Brown coal fired power generation has continued to increase under “changing fortunes” since the abolition of the carbon price last year, a market report has found.
According to a report by national consultancy firm pitt&sherry, brown coal generation has continued to rise steadily since July 2014, despite on overall annualised drop in the mix of power generation methods nationally.
While overall demand for electricity has continued to decline for the fourth year running, pitt&sherry analyst Dr Hugh Saddler said a range of market dynamics had improved brown coal’s price competitiveness.
Dr Saddler said with intermittent wind generation and high gas prices in South Australia, and the higher cost of black coal extraction in New South Wales, brown coal generation was better placed to sell electricity into these cross-border markets.
“The net exports to SA have been going up gradually. What’s happened there is gas is still the main source of generation which is sure to be one day overtaken by wind, but currently it’s relatively cheaper to send brown coal (produced electricity) over the inter-connector and push gas out of the market,” Dr Saddler said.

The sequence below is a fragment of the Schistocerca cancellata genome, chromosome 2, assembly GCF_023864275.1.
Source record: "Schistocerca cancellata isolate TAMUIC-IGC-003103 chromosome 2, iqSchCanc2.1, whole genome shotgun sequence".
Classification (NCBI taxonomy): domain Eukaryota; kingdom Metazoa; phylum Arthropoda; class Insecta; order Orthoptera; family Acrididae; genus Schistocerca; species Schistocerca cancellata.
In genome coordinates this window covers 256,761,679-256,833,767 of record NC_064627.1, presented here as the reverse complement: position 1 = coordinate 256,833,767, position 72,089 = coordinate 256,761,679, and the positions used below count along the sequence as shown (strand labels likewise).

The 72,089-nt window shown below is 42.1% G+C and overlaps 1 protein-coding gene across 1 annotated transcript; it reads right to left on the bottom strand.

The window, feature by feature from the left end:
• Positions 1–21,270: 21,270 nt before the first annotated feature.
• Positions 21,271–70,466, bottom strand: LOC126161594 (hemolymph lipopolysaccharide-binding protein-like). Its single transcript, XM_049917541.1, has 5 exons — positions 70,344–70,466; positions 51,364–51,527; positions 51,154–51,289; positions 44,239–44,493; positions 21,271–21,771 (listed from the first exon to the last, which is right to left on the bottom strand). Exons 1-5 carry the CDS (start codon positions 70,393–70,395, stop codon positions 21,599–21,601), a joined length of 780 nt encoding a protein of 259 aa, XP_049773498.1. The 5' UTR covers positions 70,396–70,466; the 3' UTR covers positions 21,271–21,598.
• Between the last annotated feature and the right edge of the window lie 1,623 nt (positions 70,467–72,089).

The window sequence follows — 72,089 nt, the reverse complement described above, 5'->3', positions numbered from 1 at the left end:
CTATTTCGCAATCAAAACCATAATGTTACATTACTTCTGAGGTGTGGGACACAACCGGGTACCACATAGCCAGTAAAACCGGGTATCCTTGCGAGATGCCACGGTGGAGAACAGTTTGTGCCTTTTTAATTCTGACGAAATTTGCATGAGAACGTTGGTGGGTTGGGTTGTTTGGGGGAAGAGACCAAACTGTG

He said it was a trend that was “likely to continue” for the foreseeable future under the present government policy settings.
“Energy Australia appears to have steadily increased output from Yallourn W over the past year, with annual capacity factor rising from 61 per cent in the year to June 2014 to over 76 per cent in the year to January 2015,” Dr Saddle wrote.
According to the generation figures supplied by the Australian Energy Market Operator, overall Latrobe Valley power generation increased 6.47 per cent in the six months after the carbon price was scrapped.
While generation dropped at Loy Yang A from 8493 to 7627 gigawatt hours between the first and second halves of 2014, generation at Hazelwood and Loy Yang B increased 2.6 and 32.2 per cent respectively over the same period.
However Dr Saddler cautioned against interpreting the trend as a more secure future for Latrobe Valley’s power generators.
“This is just reverting to the situation that prevailed before that carbon price came in,” he said.
“The nature of the brown coal extraction process is much cheaper, so the Latrobe Valley has a significant advantage against black coal generators and basically with the carbon price dropped, they are back to exploiting that dynamic again.
“But their position in the competitive market based on whatever price they can get is related to their fuel costs and operating costs.
“It’s the age of the power stations which is their biggest liability, and keeping their running costs down, that’s going to be the determining factor in staying competitive.”